I went to law school in the 1970s, to the most expensive law school in America, and I borrowed more money than was imaginable to do that, and it took me 20 years to pay that back. It was also the best investment I ever made because it opened all sorts of doors that someone from a modest family like me would never have had open to them. My view is, if we give you the sound skills to be successful at law practice and if our students are still finding those placements at an attractive rate, frankly it’s just not an unfair thing to ask people to invest in their future.

Are we going to have to cap it, or keep it more constant as we go up? Yes. I mean, markets control themselves and if people aren’t willing to pay the price you ask for, then at some point you’re going to have to lower the price.


What do you think about the state of the judicial confirmation process in this country?

It’s old history and I don’t usually revive it, but the public record will show you that I spent about five years off and on pending in the [U.S. Senate] Judiciary Committee with various nominations by President Clinton and where I was never able to get a hearing. That was frustrating. I think the confirmation process in this country is broken. I don’t think it works like the framers intended it to work.

I think the Senate is bordering on unconstitutionality in refusing to do what the Constitution in my view requires them to do which is advise and consent, or not consent, to presidential nominations. But I don’t think it ever anticipated that the president would be completely hamstrung by inaction. Everything for me finally turned out OK anyway, but it leaves any number of qualified, competent, idealistic men and women just twisting in the wind for years and years. That just can’t be the way it was intended to work.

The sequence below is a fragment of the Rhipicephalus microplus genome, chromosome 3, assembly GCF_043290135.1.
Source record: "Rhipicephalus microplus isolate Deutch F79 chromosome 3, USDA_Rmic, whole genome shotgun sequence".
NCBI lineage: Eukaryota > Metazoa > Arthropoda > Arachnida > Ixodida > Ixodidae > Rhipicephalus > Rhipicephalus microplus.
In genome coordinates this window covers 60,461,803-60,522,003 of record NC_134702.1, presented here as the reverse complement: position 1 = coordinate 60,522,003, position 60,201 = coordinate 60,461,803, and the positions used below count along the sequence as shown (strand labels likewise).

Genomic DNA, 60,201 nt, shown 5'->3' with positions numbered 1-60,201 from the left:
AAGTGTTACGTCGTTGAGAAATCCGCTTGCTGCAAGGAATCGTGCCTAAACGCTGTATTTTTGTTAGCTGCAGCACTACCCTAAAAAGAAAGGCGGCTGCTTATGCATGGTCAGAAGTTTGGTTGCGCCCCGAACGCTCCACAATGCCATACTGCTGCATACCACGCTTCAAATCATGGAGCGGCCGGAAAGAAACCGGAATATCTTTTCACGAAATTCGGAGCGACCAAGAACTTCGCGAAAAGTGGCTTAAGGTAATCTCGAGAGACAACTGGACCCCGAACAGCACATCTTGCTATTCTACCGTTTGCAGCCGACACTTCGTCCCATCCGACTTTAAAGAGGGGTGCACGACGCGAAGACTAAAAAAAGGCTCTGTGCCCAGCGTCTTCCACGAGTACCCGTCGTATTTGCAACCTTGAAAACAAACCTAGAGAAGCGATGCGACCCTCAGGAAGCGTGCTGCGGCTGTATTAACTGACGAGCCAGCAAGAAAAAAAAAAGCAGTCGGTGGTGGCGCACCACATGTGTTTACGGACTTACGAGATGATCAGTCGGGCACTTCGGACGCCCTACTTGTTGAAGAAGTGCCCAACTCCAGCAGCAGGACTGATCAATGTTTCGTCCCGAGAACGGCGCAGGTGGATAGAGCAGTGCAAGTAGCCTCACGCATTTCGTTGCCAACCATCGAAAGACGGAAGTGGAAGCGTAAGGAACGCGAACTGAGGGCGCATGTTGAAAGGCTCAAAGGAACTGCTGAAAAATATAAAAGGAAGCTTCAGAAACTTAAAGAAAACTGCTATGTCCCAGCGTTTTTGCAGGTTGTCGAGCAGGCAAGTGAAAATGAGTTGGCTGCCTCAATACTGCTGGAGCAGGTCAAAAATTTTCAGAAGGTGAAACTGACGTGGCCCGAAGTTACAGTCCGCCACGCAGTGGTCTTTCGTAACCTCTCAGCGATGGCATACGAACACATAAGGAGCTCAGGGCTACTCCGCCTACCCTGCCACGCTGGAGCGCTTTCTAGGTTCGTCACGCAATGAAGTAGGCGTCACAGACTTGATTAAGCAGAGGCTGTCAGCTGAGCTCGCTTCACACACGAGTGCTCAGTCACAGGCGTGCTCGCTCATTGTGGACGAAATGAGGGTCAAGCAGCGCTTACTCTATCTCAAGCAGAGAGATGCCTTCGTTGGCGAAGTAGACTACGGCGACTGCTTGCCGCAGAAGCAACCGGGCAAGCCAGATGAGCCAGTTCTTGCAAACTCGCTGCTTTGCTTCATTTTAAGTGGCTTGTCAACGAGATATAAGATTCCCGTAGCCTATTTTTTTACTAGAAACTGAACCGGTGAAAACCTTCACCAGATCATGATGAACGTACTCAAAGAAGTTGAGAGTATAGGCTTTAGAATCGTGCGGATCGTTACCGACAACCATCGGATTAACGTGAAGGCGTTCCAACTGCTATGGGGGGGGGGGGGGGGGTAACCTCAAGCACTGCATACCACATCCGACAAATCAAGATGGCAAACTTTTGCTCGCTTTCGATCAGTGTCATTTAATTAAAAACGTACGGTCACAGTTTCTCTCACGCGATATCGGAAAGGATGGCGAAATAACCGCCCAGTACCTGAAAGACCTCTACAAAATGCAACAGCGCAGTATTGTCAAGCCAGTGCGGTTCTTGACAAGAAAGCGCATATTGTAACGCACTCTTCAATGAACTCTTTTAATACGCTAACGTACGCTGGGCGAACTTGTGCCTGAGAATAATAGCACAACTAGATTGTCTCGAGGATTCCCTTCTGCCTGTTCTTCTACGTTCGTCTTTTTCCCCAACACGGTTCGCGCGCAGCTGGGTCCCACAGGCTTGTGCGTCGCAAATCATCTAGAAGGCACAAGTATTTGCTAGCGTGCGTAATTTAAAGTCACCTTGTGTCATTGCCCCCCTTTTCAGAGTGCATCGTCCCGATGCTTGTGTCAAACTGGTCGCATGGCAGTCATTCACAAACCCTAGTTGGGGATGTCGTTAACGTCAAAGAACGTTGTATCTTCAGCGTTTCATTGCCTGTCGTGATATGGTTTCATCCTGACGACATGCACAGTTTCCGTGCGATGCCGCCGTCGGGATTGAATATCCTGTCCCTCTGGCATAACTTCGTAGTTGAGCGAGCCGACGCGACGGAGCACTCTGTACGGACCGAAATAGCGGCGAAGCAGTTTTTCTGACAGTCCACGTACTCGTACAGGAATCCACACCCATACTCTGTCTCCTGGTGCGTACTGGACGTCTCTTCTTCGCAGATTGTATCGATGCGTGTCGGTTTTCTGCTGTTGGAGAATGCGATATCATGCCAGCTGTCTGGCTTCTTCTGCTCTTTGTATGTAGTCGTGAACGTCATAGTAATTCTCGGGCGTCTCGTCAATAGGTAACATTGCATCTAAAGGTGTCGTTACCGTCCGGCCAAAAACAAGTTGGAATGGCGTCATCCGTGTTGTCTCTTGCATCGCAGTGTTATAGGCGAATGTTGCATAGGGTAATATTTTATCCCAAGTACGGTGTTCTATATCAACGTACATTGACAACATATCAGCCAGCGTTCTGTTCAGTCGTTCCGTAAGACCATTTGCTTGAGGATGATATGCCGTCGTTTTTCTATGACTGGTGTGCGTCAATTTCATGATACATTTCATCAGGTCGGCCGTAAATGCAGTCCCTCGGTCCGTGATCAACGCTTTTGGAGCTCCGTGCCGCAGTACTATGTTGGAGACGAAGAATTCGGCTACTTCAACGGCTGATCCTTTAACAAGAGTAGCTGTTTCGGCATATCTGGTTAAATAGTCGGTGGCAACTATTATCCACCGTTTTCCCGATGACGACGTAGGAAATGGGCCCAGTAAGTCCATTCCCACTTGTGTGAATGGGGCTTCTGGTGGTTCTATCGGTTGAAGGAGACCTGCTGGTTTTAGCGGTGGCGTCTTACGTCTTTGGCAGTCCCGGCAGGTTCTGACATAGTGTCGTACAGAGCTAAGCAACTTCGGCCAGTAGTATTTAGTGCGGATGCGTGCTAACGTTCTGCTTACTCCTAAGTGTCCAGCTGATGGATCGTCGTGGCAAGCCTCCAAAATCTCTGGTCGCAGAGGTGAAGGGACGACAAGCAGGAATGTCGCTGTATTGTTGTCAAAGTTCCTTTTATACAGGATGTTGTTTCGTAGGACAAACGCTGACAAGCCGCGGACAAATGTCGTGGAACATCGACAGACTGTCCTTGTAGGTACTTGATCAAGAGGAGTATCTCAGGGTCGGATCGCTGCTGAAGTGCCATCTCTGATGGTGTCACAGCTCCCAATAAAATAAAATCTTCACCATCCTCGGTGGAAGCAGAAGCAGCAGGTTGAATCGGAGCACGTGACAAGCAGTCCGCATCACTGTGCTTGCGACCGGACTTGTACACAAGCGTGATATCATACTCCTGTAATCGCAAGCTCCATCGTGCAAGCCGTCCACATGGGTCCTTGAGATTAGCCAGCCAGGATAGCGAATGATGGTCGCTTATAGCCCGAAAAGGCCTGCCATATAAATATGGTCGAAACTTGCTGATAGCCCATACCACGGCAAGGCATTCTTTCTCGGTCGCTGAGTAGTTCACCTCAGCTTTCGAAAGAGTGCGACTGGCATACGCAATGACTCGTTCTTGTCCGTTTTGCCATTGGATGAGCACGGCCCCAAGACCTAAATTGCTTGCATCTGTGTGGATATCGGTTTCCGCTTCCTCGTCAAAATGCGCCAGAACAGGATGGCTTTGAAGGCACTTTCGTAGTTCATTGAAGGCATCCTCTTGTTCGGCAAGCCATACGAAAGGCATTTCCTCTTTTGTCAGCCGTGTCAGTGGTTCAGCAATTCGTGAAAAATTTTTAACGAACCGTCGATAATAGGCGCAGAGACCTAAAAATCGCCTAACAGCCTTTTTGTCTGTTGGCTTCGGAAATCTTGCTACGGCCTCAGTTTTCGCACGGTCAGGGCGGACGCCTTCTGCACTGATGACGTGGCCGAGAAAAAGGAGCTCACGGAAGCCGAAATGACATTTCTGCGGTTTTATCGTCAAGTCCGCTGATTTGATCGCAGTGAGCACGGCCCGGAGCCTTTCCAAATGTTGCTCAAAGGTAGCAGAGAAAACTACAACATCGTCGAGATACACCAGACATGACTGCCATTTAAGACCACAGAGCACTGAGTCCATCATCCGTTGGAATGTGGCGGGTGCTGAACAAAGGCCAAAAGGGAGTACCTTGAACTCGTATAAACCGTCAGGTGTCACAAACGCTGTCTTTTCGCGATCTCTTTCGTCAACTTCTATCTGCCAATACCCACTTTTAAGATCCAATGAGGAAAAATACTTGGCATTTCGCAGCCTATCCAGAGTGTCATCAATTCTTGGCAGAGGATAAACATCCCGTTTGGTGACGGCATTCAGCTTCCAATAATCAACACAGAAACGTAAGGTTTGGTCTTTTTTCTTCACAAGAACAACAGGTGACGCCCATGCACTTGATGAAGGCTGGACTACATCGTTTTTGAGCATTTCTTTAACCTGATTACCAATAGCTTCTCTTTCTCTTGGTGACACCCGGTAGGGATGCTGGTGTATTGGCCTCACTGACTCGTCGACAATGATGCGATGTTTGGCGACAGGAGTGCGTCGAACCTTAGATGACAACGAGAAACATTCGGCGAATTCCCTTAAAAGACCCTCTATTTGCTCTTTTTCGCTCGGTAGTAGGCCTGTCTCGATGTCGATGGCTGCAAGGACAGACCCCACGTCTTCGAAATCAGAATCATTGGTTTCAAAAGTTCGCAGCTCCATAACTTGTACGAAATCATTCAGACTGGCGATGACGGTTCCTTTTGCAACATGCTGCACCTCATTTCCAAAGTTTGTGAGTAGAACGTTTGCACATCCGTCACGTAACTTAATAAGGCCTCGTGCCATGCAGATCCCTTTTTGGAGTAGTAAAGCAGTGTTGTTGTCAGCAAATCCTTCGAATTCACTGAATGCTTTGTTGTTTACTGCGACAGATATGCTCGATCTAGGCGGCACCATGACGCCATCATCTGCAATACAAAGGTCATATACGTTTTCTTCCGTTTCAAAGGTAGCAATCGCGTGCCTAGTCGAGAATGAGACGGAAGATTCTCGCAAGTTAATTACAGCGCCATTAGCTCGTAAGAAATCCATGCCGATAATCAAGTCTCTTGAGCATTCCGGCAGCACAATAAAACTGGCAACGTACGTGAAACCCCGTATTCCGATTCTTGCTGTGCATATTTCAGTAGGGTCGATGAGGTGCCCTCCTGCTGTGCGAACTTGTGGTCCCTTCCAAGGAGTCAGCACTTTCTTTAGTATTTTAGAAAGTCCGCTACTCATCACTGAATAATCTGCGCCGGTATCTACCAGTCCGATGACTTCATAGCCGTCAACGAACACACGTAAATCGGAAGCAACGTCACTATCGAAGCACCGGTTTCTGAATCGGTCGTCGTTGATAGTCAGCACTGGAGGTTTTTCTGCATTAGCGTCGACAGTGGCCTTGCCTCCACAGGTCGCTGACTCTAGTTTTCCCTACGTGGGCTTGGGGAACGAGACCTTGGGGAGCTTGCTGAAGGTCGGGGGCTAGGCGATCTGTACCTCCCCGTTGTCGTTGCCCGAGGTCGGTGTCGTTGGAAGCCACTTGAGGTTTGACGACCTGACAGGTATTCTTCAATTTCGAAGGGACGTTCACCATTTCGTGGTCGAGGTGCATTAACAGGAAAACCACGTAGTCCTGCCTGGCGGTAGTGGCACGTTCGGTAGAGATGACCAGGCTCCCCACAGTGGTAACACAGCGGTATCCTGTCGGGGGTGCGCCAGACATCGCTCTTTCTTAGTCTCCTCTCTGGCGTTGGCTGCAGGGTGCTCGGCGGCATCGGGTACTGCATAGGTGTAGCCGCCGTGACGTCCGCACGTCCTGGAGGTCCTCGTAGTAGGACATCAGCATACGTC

Is there anything you’ll miss about being a judge?

I’ll miss the courtroom. The elegance of the federal courtroom is one of the great achievements of our democracy, in my view. The way in which issues are framed with such thoroughness, the formality of everyone involved, the judges and the lawyers, in almost every instance the courtesy but also the rigor of the debate and the discussion with highly prepared lawyers, it’s just something you can’t replicate anywhere else.

I’ve often said I’d rather try a big case than go on vacation. I just think it’s more fun. There’s nothing more fun than to be embroiled in a juicy piece of litigation with issues popping up all the time and good lawyers on both sides and everybody fighting hard but playing fairly by the rules. There’s just nothing like it. I’ll miss that. But I will not miss the tyranny of the court calendar. I won’t miss my life being organized for months in the future. So there are tradeoffs, and it came to a choice, and I think I made the right one. As my very skilled psychologist wife says, if you weren’t a little bit sad, you would have wasted your adult life.

Follow David Donovan on Twitter @NCLWDonovan